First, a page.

Airbnb reveals that half of its hosts in New York City are breaking the law

empire state building new york
Mihai Simonia/Shutterstock
Airbnb wasn’t kidding when it said it planned to be more transparent in the future. In an internal report published earlier this week, the lodging firm revealed that 55 percent of New York City hosts are breaking the law.

How are they breaking the law? Well, in New York City, it is illegal to rent a whole apartment for under 30 days. Hosts caught doing that could be fined up to $50,000. NYC has hit a few hosts with fines in the past for failing to adhere to the city’s laws.

That doesn’t mean 55 percent of hosts will be fined, but considering the Attorney General’s 2014 report showed 37 percent of revenue came from hosts with three or more listings, some landlords are clearly abusing Airbnb by knocking up rent and reaping the rewards. That might force the Attorney General to push for more regulation against Airbnb.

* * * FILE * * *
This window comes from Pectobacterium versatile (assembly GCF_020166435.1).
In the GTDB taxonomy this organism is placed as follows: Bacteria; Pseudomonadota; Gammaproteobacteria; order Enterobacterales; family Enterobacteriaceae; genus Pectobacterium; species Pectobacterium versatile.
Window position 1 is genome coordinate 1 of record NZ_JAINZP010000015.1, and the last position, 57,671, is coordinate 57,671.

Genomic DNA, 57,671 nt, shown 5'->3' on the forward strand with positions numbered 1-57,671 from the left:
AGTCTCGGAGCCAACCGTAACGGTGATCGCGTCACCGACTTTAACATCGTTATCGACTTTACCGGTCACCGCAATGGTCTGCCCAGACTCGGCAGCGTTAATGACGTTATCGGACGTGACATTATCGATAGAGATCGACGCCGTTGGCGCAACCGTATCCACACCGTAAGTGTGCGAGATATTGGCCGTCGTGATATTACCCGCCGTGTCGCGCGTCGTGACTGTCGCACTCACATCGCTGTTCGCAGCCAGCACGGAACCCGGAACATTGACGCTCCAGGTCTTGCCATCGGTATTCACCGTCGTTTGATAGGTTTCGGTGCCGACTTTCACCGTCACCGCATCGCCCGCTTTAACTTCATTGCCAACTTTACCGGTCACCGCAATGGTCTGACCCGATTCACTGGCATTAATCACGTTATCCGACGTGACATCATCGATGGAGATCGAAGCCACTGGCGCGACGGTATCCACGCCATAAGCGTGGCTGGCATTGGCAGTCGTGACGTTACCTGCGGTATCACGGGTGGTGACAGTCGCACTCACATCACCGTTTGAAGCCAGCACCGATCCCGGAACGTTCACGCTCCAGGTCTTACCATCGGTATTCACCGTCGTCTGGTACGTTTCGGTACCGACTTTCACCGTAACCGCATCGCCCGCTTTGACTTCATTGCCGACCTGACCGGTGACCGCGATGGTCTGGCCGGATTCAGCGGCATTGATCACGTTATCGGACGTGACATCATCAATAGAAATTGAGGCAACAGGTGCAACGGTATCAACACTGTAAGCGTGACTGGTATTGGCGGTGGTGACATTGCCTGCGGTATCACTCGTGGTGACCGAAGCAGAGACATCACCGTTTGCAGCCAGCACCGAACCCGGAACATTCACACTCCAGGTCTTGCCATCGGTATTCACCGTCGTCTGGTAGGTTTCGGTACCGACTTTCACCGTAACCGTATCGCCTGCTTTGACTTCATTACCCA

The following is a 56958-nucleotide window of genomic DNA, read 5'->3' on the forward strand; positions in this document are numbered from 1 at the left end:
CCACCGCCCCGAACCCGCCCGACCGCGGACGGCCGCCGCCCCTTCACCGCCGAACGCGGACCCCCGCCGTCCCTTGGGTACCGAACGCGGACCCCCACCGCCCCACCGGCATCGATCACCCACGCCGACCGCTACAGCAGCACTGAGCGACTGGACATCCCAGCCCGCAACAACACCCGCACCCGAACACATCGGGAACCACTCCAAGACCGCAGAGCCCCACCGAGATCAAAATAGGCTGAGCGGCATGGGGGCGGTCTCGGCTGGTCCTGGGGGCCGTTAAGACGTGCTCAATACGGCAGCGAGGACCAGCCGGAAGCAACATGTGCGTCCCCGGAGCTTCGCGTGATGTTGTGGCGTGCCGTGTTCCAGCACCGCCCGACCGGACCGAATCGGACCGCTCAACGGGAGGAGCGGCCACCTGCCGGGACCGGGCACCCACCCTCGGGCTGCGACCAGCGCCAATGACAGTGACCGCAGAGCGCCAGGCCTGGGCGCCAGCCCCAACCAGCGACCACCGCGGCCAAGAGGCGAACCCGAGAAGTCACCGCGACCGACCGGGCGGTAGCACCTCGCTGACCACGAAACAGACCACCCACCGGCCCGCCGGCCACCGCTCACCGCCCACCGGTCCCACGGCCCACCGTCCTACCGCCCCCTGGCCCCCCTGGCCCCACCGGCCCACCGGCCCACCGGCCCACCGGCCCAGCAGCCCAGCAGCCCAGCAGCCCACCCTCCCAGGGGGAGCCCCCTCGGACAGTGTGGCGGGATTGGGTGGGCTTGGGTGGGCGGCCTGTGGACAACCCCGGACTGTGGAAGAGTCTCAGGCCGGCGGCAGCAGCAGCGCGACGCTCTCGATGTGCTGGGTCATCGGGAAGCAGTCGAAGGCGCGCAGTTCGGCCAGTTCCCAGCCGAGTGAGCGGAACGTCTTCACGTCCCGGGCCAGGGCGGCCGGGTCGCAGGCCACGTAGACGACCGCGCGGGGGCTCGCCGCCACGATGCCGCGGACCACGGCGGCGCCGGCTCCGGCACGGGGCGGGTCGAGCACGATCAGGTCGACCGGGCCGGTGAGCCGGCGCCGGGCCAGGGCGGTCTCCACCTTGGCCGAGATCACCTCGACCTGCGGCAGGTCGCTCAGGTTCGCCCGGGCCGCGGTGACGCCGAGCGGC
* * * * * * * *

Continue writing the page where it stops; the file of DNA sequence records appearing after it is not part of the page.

The illegal hotels are tucked away behind all of Airbnb’s good reasons for using the service to arrange to stay in New York, like the fact that its hosts’ median earnings are only $5,110 per year, not enough to be considered a full-time job. The startup also claims that 95 percent of its hosts only share one listing, though it is quite easy to set up multiple accounts with alternative information.

84 percent of Airbnb’s hosts share listings for less than 120 days, and 78 percent are of low, moderate, or middle income, two more facts that make it sound like the majority are just average homeowners. That said, a minority of hosts are making over $100,000 per year from the service in New York City.

Some affordable housing advocates claim that Airbnb has skewered the information in its favor, instead of releasing an independent report. New York City council members Jumaane Williams and Helen Rosenthal have already called the disclosure “pointless,” saying that Airbnb refused to disclose any actionable data to the council members.

It is hard to judge what Airbnb’s presence in a city does, since the firm is so tight with host info. The growing regulatory pressure in San Francisco, New York, and a few other cities makes it seem like Airbnb is not as friendly as it appears, but regulators have not presented any alternative to the “shared economy” approach to renting apartments.

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